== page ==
The Spirit of the IDF Ethics Code and the Investigation of Operation Cast Lead

One of the objectives of the ‘Spirit of the IDF’ document is to block the attempt by terrorists to undermine the moral values of Israeli society. Israel needs to determine whether from this point of view the behavior of its soldiers during Operation Cast Lead gave terror a victory

By Avi Sagi

The issue of how IDF soldiers behaved during Operation Cast Lead is again being discussed and questions are being raised as to the extent to which the army’s values were maintained. In this discussion, the "Spirit of the IDF" document, which outlines the army’s basic values, has been mentioned numerous times. I would like to raise a number of points that are related to this document, to discuss its centrality and importance, and to outline the basic values that appear within it regarding the behavior of IDF soldiers.
The Spirit of the IDF document, which was written in the early 2000’s by a team of researchers (including myself), replaced the IDF Code of Ethics, which was written by Professor Assa Kasher. The two documents significantly differ from one another; the most dramatic difference relates to morality in warfare. The older document stated that soldiers must avoid "needless harm" to non-combatants. This definition implies that if necessary, then such harm is permitted. In its place, the Spirit of the IDF document requires more of soldiers by obligating them to do everything they can to avoid harming non-combatants.
While writing this section of the document, we were aware of the complex reality of the war against terror. One of the ways in which terror attacks a democratic-liberal society is to undermine its moral values. The terrorist does not only use conventional weapons; he also works to undermine the norms and fundamental values of the society he is fighting against and by this means to fragment it from within.
Therefore, even if the Goldstone Report is not accepted and even if it is assumed that an injustice was done by the UN investigating committee – since it considered only one side of the story and did not take into account the complexity of the war on terror – the question still remains: Did IDF soldiers actually behave according to the values to which they are obligated in all cases?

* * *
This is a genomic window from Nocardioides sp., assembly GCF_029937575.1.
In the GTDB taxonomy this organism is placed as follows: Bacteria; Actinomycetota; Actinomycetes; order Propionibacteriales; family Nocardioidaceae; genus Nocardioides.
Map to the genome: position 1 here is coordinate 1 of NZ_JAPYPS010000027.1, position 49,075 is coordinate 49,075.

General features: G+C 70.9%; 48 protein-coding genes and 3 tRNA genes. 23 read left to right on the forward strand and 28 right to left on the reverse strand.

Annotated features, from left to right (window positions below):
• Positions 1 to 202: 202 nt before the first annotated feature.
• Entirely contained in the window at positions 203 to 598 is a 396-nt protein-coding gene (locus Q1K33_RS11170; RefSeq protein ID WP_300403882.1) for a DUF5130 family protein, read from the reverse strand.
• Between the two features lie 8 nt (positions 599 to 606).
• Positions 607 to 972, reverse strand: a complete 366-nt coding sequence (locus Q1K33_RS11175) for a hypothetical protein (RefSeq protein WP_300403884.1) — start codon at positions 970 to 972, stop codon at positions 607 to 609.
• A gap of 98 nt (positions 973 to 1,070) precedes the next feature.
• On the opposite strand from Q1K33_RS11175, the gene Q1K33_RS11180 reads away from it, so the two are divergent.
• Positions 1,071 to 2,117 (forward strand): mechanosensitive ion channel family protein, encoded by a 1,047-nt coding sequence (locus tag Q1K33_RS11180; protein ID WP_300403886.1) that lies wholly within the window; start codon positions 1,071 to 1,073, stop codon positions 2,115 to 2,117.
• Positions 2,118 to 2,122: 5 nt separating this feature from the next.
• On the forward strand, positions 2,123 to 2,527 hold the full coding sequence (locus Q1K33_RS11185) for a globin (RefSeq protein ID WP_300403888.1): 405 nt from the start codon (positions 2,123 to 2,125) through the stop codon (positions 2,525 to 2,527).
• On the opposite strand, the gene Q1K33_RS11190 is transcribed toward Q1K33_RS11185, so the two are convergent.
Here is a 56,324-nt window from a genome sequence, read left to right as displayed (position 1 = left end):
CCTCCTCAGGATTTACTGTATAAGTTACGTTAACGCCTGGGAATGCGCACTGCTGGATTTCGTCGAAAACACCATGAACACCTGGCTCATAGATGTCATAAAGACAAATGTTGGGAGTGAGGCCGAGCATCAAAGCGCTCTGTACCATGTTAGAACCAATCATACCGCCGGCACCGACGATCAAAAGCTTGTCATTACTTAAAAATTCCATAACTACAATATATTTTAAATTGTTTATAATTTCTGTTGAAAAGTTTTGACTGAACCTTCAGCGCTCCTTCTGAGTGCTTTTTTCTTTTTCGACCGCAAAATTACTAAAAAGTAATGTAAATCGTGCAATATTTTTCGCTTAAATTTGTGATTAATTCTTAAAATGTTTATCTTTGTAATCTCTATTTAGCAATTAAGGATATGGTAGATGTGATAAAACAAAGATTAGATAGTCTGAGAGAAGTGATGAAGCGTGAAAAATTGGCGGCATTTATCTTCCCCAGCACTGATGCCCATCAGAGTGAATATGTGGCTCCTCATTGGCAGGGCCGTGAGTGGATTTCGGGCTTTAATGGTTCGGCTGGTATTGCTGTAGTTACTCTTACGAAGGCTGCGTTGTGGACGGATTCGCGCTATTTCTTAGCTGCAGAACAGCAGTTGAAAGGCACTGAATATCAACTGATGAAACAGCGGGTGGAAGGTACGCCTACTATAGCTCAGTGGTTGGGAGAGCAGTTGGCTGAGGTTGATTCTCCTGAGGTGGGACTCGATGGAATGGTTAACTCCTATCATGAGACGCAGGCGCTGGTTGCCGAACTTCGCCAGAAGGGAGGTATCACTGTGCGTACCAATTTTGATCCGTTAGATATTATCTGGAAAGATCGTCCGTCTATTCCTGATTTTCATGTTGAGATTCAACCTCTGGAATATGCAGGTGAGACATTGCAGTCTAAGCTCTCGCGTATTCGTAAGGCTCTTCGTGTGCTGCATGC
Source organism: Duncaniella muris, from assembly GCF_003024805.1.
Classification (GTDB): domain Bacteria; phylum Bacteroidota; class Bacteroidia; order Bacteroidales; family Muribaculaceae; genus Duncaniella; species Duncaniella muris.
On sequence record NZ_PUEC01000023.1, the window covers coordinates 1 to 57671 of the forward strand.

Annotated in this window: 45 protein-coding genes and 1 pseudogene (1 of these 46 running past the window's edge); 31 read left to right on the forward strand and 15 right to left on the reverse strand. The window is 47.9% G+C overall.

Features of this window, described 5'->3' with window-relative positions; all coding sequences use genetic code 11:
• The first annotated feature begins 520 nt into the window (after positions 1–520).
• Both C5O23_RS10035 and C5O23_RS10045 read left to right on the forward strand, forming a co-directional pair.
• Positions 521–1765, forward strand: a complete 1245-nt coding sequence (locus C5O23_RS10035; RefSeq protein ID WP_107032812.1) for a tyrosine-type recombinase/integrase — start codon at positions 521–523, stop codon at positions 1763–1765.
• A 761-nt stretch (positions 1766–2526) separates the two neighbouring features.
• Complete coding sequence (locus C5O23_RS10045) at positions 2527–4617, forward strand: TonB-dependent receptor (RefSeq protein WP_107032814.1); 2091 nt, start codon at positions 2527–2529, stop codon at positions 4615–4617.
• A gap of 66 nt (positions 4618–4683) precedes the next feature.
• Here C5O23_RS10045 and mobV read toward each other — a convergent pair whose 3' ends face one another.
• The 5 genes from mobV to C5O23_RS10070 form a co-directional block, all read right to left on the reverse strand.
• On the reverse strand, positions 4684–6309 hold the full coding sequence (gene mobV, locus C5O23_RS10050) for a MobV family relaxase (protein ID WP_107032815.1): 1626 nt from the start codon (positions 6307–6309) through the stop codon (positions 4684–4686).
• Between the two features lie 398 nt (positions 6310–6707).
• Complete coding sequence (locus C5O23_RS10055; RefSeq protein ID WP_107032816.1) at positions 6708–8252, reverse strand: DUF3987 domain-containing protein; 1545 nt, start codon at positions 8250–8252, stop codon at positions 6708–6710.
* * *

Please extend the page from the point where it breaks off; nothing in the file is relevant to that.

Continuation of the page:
The Spirit of the IDF document is with the soldiers at every stage: when they are first drafted, during any investigation of their behavior during military operations and when deciding on their promotion. I know for a fact that there are not many armies with an ethical code of such a high standard. And still, the question remains, particularly in view of the deep moral commitment to a document that is so ethically demanding: Did the IDF act appropriately? Did soldiers act according to what is required of them by the Spirit of the IDF in all cases?
I know for certain that no one instructed IDF soldiers to harm non-combatants; but still the question remains as to whether incidents occurred that deviate from the Spirit of the IDF document. In my heart, there is a deep concern that in some of the military operations, the soldiers and their commanders did not adopt the Spirit of the IDF’s high standards, that they did not do all they could to prevent harm to non-combatants and instead followed the lower standard of the old Code of Ethics, which only prohibited "needless" harm.
I am bothered by the fact that the only investigation conducted was a legal one. It should be remembered that the legal system also uses the lower standard, defining anyone in violation of that standard as a criminal. At the end of the Second Lebanon War, committees created by the IDF investigated the army’s behavior according to the Spirit of the IDF document and it would have been appropriate to do so for Operation Cast Lead as well. Not because other forces are demanding it, but because this is what is demanded by the values to which the army has committed itself.
It is essential to preserve the higher standard created by the Spirit of the IDF document, because when the reins are loosened and a deviation from norms begins to take place, there is a danger of going down a slippery slope. It is not sufficient to issue warnings, to ensure that most of the civilians had left their homes (because there is always a possibility that the elderly, women and children are still in their homes). Was every possibility checked in every case? Were alternatives always considered in order to avoid situations in which, after the fact, non-combatants were harmed? These are difficult questions and we should be concerned that the voice of the old Code of Ethics, which is not part of the IDF’s official moral position, is still present in the military discourse and making it possible to make do with a distinction between needless harm and necessary harm.
It is worth remembering that morality is not a priori. It is not guaranteed and there is a continual need to apply it, to fight for it and to criticize activity that undermines it. The strategic damage in not dealing with this issue is the subject for a different discussion. However, the fact that the civilian authority – the State – is not wise enough to understand that avoiding the moral question, and not just the legal one, is liable to cause serious and existential internal damage is directly related to the reasons for which the Spirit of the IDF document was written in the first place.

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